What Changing Interest Rates Mean for Your Existing Mortgage Loan
10.17.2022 | Category: Homebuying
If you are one of the millions of Americans who have noticed interest rates changing over the last several months, you’re not alone. Interest rates have adjusted sharply in recent months due to inflation, which had immediate impacts on the homebuying market.
According to NPR, that trend will probably continue as the Federal Reserve has signaled that additional rate hikes are likely in the coming months. But that doesn’t mean that a housing crash is coming. In fact, with inventory still not at the levels needed to meet demand, homebuyers might more realistically see a correction from the 2020-2021 home price surges.
While there is a lot of discussion about how this impacts potential buyers, the trend can also affect current homeowners. If you’re looking to refinance, for example, these market trends can have homeowners wondering if they should hold off or make a move more immediately. If you’re looking to sell and buy a new home, it will also factor into your decision-making process.
Whatever your scenario is, if you’re a homeowner, it’s important to keep a pulse on interest rates and how they might affect your current financial situation.
If you have an adjustable-rate mortgage or are interested in one.
With an adjustable-rate mortgage (ARM), your interest rate changes in alignment with national rates. If you currently have this kind of mortgage loan, now might be a great time to refinance to lock in a rate before the Federal Reserve decides to adjust rates again.
Typically, however, ARM loans are offered at a rate slightly lower than fixed-rate mortgages. This could give you some initial savings if you just locked in your current rate compared to traditional fixed-rate mortgage loans.
If you're considering an ARM, you're not alone. ARM applications are at 15-year high. If you're content with some of the risk or think you may refinance to a fixed-rate loan down the line, then an ARM might be right for you. Just be sure to carefully consider the pros and cons and discuss with a trusted loan specialist.
If you can switch from a 30-year to a 20-year or 15-year term.
The most common mortgage for most homeowners is a 30-year fixed rate mortgage. These loans will continue to have the same interest rate regardless of changes in the housing market.
However, if you have a rate higher than today’s average rates, you might be among the number of homeowners that could benefit from refinancing a home mortgage loan, either to a lower rate or shorter term.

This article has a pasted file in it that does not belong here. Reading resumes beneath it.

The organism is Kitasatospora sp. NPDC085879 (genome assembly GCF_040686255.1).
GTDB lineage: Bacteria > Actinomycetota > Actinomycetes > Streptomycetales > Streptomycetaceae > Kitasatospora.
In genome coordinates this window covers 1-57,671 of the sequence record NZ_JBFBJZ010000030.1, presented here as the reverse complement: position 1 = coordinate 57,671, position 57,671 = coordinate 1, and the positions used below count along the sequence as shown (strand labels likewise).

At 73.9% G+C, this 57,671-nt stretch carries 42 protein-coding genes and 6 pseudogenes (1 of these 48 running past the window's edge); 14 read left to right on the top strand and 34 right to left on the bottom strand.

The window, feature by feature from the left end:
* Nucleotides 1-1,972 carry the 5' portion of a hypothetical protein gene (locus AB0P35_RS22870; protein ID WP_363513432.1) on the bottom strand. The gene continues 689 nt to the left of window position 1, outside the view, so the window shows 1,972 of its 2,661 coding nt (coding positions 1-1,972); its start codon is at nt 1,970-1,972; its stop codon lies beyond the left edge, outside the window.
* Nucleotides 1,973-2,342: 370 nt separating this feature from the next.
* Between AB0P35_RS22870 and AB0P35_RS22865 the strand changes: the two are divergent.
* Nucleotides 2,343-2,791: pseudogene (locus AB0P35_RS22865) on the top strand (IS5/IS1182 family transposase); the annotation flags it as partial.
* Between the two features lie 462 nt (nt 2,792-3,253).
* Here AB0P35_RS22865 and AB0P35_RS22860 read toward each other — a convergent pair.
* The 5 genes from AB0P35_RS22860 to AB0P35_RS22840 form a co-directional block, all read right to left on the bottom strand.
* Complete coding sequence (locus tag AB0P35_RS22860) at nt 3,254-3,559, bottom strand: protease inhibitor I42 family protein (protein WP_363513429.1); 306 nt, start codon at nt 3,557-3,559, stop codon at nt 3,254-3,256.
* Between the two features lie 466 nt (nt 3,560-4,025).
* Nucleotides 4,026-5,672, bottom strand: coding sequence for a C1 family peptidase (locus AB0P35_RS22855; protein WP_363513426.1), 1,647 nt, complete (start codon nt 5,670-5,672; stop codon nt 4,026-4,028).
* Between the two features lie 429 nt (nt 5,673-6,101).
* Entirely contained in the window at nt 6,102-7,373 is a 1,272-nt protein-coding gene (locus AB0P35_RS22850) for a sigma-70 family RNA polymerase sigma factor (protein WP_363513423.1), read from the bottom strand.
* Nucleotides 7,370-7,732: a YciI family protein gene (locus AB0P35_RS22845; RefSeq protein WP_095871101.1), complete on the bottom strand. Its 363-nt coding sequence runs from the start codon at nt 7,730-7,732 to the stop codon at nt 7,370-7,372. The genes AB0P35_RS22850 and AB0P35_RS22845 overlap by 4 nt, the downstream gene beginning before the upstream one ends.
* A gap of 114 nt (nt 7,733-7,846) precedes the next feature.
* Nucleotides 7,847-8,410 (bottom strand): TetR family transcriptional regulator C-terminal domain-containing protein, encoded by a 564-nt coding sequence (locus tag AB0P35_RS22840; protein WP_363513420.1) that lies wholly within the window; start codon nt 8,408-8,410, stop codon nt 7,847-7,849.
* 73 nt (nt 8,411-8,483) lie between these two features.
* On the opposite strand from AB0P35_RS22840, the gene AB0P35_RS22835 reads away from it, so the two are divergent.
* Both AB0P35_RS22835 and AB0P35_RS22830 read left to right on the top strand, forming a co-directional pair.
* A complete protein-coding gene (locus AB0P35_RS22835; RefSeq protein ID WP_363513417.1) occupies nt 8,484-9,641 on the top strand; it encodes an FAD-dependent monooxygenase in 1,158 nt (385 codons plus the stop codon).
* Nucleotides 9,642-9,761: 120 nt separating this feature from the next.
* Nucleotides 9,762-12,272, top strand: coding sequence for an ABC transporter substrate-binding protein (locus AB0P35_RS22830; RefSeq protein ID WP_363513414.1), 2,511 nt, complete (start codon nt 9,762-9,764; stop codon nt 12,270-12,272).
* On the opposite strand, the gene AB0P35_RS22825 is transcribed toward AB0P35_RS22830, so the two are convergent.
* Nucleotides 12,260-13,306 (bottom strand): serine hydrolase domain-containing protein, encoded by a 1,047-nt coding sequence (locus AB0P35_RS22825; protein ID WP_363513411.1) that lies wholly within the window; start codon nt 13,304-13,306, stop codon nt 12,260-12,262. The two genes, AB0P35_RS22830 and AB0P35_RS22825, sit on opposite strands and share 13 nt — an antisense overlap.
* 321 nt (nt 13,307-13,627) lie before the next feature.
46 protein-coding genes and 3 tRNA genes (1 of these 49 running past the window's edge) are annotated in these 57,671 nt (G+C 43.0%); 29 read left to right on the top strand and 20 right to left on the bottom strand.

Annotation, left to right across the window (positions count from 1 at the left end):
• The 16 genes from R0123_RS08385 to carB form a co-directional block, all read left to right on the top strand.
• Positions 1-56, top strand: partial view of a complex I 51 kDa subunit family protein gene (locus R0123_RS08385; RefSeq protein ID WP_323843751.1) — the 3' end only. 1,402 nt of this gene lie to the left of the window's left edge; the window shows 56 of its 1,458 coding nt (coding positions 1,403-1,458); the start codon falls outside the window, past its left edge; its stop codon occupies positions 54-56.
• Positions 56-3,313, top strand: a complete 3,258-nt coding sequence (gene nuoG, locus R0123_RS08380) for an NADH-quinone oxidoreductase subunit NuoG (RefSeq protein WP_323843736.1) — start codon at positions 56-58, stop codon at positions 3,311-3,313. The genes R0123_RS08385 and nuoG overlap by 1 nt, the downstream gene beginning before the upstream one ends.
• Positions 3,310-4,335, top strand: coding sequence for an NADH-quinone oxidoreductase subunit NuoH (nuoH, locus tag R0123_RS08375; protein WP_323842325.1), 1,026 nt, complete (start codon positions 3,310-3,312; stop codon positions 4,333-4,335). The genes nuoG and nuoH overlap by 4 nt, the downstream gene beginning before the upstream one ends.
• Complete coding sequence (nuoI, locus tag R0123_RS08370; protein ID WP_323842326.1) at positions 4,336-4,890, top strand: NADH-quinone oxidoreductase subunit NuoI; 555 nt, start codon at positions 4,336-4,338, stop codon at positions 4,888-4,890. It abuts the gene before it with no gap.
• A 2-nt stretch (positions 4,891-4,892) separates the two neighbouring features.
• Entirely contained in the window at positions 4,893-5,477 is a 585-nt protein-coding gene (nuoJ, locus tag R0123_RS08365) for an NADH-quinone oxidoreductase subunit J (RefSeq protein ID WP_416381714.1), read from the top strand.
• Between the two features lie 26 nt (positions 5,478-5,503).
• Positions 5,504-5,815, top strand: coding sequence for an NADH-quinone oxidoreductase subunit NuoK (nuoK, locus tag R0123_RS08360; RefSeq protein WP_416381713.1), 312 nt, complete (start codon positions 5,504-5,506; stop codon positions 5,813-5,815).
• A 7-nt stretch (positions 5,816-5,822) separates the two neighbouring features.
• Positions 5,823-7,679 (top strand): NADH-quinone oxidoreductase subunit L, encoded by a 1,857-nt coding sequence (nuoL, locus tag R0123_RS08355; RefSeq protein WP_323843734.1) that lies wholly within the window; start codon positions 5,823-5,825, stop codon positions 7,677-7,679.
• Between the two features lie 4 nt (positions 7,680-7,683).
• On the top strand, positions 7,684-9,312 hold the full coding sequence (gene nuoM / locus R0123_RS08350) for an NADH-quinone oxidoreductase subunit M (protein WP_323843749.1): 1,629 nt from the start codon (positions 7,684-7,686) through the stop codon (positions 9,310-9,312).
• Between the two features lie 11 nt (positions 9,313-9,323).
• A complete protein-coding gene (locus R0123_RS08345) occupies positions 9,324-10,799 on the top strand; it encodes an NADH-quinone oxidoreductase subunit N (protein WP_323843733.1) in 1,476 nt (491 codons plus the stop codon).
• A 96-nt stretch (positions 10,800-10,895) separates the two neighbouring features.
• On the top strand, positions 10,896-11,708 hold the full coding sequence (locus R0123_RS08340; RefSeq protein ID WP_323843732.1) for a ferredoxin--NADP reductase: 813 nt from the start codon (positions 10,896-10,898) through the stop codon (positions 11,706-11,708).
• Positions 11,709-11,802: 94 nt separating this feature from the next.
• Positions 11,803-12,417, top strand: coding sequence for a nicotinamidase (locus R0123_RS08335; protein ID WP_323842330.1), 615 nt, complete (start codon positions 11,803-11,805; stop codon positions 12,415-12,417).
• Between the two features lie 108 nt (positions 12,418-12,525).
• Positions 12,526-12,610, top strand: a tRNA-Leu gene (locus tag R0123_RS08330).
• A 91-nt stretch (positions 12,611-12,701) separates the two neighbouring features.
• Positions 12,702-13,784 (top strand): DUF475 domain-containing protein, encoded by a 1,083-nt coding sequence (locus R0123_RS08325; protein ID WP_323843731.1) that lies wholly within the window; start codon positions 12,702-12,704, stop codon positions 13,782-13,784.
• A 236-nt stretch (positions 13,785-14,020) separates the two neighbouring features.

Another option, especially if your goal is to save money on interest over the life of the loan, is to refinance from a 30-year term to a shorter-term loan, such as a 20-year or 15-year loan. With this option, you are in a position to save a significant amount of cash in interest. You’ll also be closer to owning your home outright sooner, putting you in a better position to save or invest your money.
The major drawback is that you will likely have a higher monthly payment since your loan payments aren’t spread out over a longer period.
If you're looking to tap equity.
In addition, if you have earned a substantial amount of equity over the years, rising home values might help you access your equity. A home equity loan allows you to borrow against the value of your house. This option is perfect if you’re looking to make major home improvements like kitchen renovations or bathroom upgrades.
Homeowners can also use home-equity loans to repay school loans, medical bills, or other high-interest debt. Even as traditional home mortgage rates rise, they’re still typically lower than many school loans, medical bills, or credit card debt. Using a home equity loan is a great way to put your house to work for you and help you better manage your monthly payments.
If you're looking to sell your home and purchase a new home.
With home prices still at record highs due to low inventory in most markets, if you’re looking to sell your home, you may still make a handsome profit that positions you well to buy. The great news - your contingencies won’t be the sticky issue they might have been a year ago when the seller’s market was at its peak.
It’s important to set your expectations realistically. Not every market or neighborhood is experiencing the same fluctuating market conditions. Talk to a trusted real estate agent In the area you're looking to sell and buy, and align your budget with your goals, knowing that no matter what the market looks like, you will have the support you need to meet any surprises head-on.
Changing rates doesn’t have to deter you from reaching your financial goals. If you’re ready to make a change, reach out to a Mutual of Omaha Mortgage specialist to learn more about our home loan solutions.